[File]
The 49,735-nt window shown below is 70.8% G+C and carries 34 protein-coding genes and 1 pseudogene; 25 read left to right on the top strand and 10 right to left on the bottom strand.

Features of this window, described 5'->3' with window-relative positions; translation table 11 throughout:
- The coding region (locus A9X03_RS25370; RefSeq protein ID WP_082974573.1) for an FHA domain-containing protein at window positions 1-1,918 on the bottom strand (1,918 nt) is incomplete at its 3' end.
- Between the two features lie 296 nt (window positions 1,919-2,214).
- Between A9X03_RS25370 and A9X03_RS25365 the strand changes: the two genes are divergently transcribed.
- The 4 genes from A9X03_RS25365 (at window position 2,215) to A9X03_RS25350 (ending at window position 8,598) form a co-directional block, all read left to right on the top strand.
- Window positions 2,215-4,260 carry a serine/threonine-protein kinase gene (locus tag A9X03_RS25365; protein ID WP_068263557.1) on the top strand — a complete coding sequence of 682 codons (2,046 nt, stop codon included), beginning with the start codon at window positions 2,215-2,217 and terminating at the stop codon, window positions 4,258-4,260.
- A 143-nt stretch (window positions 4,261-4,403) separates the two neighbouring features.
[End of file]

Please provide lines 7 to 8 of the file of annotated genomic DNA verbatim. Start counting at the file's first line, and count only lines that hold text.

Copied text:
- Window positions 2,215-4,260 carry a serine/threonine-protein kinase gene (locus tag A9X03_RS25365; protein ID WP_068263557.1) on the top strand — a complete coding sequence of 682 codons (2,046 nt, stop codon included), beginning with the start codon at window positions 2,215-2,217 and terminating at the stop codon, window positions 4,258-4,260.
- A 143-nt stretch (window positions 4,261-4,403) separates the two neighbouring features.